Kobayashi set for F1 return with Caterham

Kamui Kobayashi is set to return to F1 with Caterham after emerging as the most qualified candidate for the seat.

With rookie Marcus Ericsson likely to be in the other car the team has been keen to employ an experienced driver.

At the same time Tony Fernandes and his fellow shareholders are still reluctant to keep pumping money into the team, and thus the ideal candidate would have experience and a budget.

Heikki Kovalainen has been in the frame for months, and until recently was under contract to the team, but as is well known he does not have any sponsorship. The same applies to Paul di Resta, the only other experienced driver who competed in 2013 and is without a drive.

Although he last raced in F1 in 2012 Kobayashi is eminently qualified – having compared well with Sergio Perez at Sauber – and more importantly unlike Kovalainen, he has significant sponsorship. Sources told this blog that he has a budget of €6m.

If confirmed Kobayashi’s return will be well received by both Bernie Ecclestone and Honda, owners of Suzuka, as it will be a major boost for the Japanese GP.


Filed under F1 News, Grand Prix News

14 responses to “Kobayashi set for F1 return with Caterham

  1. Andrew keane

    Great news. A more exciting choice than Kovalainen. Hopefully they can actually produce a half decent car for him

  2. Mike

    This could be very interresting. I’ve missed Kobayashi since he last drove a race in F1. Also Ericsson will be interresting to Watch if he secures a seat. He had alot of bad luck this season in GP2, but is still a very good driver. He has proven that several times in GP2, but the whole season has never worked out for him for various reasons.

  3. RobDin

    What about Guido van der Garde?

  4. Uwe

    Nice to see Kobayashi back in F1. He deserves it.

  5. Glen

    KOBAYASHI! Oh pleasepleasepleasepleasepleaseplease! While I’d like to see him in a better car, seeing him anywhere on track is better than nowhere. He should inject some excitement into the back end too, hopefully bringing some attention from the TV directors with it.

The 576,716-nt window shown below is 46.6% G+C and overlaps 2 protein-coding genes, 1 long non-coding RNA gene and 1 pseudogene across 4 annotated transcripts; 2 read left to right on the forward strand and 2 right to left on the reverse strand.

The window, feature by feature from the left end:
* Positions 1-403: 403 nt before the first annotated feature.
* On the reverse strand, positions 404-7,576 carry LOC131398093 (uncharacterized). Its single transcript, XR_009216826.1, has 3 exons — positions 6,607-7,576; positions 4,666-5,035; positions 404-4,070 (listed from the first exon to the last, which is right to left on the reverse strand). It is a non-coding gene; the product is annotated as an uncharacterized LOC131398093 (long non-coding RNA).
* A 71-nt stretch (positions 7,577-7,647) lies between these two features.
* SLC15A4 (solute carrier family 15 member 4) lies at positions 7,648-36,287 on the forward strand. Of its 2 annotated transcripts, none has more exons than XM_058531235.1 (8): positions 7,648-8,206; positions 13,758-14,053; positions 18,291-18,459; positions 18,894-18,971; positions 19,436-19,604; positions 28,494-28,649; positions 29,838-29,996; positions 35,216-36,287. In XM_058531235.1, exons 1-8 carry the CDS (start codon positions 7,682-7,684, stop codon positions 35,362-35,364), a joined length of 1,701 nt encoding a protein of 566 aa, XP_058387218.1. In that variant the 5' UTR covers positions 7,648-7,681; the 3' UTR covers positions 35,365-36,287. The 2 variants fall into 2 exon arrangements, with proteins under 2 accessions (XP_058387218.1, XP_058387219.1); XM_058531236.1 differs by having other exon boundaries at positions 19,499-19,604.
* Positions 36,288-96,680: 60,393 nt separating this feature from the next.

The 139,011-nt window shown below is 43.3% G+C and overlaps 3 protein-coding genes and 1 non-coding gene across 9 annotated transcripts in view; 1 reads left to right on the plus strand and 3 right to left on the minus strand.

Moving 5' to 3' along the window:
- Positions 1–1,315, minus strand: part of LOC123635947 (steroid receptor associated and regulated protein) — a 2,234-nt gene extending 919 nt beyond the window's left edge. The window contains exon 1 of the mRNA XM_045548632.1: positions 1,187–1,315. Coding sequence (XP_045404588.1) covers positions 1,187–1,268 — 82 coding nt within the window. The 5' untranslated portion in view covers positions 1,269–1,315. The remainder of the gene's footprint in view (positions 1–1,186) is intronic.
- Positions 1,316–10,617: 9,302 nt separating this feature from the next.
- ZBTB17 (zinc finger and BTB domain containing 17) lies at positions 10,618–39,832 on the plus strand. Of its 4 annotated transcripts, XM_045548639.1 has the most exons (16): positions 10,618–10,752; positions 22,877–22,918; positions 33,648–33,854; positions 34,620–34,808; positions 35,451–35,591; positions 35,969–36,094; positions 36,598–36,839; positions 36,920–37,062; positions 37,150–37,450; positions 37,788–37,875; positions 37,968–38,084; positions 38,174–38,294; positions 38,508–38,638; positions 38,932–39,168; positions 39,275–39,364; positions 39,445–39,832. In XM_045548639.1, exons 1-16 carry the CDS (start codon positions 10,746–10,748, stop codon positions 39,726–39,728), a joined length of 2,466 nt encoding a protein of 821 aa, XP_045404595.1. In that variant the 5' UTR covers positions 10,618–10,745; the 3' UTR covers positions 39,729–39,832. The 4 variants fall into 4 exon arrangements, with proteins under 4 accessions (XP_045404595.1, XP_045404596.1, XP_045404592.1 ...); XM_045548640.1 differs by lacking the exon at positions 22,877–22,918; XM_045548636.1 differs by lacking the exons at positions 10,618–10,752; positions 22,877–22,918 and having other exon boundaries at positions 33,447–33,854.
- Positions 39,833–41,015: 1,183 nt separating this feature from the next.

I thought he couldn’t bring much/any sponsorship with him though, that was why he lost his seat at Sauber?

    • Kamui spent a significant part of last year looking for sponsorship (some of it from the Japanese public), specifically for an attempt to return to the F1 fold. It appears he has had some success, otherwise he could not be connected this way with Caterham.

      • Glen

        Good news. I have a soft spot for the Japanese racers of all kinds (or rather the ones who are at least half decent) and love to see them on track. They’re almost always exciting and jovial with it.

  6. Charles

    Six million Euros doesn’t buy a lot of cars at the rate that Kobokrashi was throwing them at the fences and the competition while at Sauber. That’s why they let him go. Perhaps in the back he’ll be able to avoid smashing up so many, or Caterham will decide that he wasn’t such a bargain anyway.

    • forzaminardi

      I don’t recall Kobayashi crashing a lot – I think the ‘kamikaze’ stereotype applied to many Japanese drivers is unfair in Kobayashi’s case, which I admit is surprising given his very spectacular driving style.

      • anon

        Kobayashi is actually considerably less error prone than you would think – if you look over his 2012 season, he only had two race ending accidents due to driver error.

        That accident rate is no worse than many other drivers currently in the field now – Ricciardo, for example, crashed out of two races this season and yet Red Bull still believed him to be better than Vergne, a driver who only crashed out of one race.
        Similarly, nobody writes di Resta, a driver with a comparable level of experience, off as crash prone despite the fact that he crashed out three times due to driver error in 2013, whilst Perez was hyped up considerably more than Kobayashi in 2012 (how times have changed) despite the fact that Perez crashed out three times in 2012. Equally, Sutil crashed out three times this season and is not written off as accident prone either.

        All in all, the notion that Kobayashi is horrendously accident prone and dismissed because of that is not true – he is no more accident prone than most other drivers on the grid right now and, to put it bluntly the reason Sauber fired him because they were barely solvent and needed Gutierrez’s cash.
        In fact, Jonathan Noble wrote a rather extensive and well reasoned article saying that McLaren should have hired Kobayashi over Perez for 2013 – and, after this season, perhaps he was right to say so.

  7. Chris

    This is great news, I’m very happy to see Kobayashi back in F1. I hope he can grab his way back into a more competitive car, but beating Marussia will be a nice start.

  8. I read around five articles about confirmation that Kamui Kobayashi will return to the Grid for Caterham. I am so delighted knowing it since I am a big Kamui Fan.

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